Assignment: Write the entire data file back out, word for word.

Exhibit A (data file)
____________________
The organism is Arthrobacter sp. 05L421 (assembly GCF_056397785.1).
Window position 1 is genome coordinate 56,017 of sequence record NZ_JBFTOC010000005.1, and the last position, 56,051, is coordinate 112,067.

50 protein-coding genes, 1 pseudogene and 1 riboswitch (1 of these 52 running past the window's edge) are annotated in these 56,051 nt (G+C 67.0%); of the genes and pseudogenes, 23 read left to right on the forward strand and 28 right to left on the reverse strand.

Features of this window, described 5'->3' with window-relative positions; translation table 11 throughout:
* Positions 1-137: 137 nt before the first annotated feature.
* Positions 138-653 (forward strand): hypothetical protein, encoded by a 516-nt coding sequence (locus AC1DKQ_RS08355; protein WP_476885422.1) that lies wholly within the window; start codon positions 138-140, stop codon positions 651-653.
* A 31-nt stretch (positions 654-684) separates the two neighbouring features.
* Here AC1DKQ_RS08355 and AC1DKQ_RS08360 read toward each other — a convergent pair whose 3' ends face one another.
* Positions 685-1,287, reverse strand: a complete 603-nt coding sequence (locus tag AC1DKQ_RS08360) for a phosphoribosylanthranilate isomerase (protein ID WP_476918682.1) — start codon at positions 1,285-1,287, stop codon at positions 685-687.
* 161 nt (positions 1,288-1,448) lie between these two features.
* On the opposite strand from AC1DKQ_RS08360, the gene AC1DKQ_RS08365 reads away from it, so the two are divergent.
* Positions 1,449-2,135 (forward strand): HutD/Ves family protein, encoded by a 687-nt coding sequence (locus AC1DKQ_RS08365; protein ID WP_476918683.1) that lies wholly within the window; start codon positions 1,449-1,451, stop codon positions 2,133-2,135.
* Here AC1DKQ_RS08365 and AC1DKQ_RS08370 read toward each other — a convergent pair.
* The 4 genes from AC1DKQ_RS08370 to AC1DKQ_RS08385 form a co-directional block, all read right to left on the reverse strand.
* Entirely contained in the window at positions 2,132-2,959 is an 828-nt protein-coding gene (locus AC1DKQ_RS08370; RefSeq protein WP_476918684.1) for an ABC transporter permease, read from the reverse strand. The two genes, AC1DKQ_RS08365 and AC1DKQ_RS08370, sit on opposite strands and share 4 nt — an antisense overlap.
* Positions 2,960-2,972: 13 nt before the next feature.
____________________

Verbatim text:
The organism is Arthrobacter sp. 05L421 (assembly GCF_056397785.1).
Window position 1 is genome coordinate 56,017 of sequence record NZ_JBFTOC010000005.1, and the last position, 56,051, is coordinate 112,067.

50 protein-coding genes, 1 pseudogene and 1 riboswitch (1 of these 52 running past the window's edge) are annotated in these 56,051 nt (G+C 67.0%); of the genes and pseudogenes, 23 read left to right on the forward strand and 28 right to left on the reverse strand.

Features of this window, described 5'->3' with window-relative positions; translation table 11 throughout:
* Positions 1-137: 137 nt before the first annotated feature.
* Positions 138-653 (forward strand): hypothetical protein, encoded by a 516-nt coding sequence (locus AC1DKQ_RS08355; protein WP_476885422.1) that lies wholly within the window; start codon positions 138-140, stop codon positions 651-653.
* A 31-nt stretch (positions 654-684) separates the two neighbouring features.
* Here AC1DKQ_RS08355 and AC1DKQ_RS08360 read toward each other — a convergent pair whose 3' ends face one another.
* Positions 685-1,287, reverse strand: a complete 603-nt coding sequence (locus tag AC1DKQ_RS08360) for a phosphoribosylanthranilate isomerase (protein ID WP_476918682.1) — start codon at positions 1,285-1,287, stop codon at positions 685-687.
* 161 nt (positions 1,288-1,448) lie between these two features.
* On the opposite strand from AC1DKQ_RS08360, the gene AC1DKQ_RS08365 reads away from it, so the two are divergent.
* Positions 1,449-2,135 (forward strand): HutD/Ves family protein, encoded by a 687-nt coding sequence (locus AC1DKQ_RS08365; protein ID WP_476918683.1) that lies wholly within the window; start codon positions 1,449-1,451, stop codon positions 2,133-2,135.
* Here AC1DKQ_RS08365 and AC1DKQ_RS08370 read toward each other — a convergent pair.
* The 4 genes from AC1DKQ_RS08370 to AC1DKQ_RS08385 form a co-directional block, all read right to left on the reverse strand.
* Entirely contained in the window at positions 2,132-2,959 is an 828-nt protein-coding gene (locus AC1DKQ_RS08370; RefSeq protein WP_476918684.1) for an ABC transporter permease, read from the reverse strand. The two genes, AC1DKQ_RS08365 and AC1DKQ_RS08370, sit on opposite strands and share 4 nt — an antisense overlap.
* Positions 2,960-2,972: 13 nt before the next feature.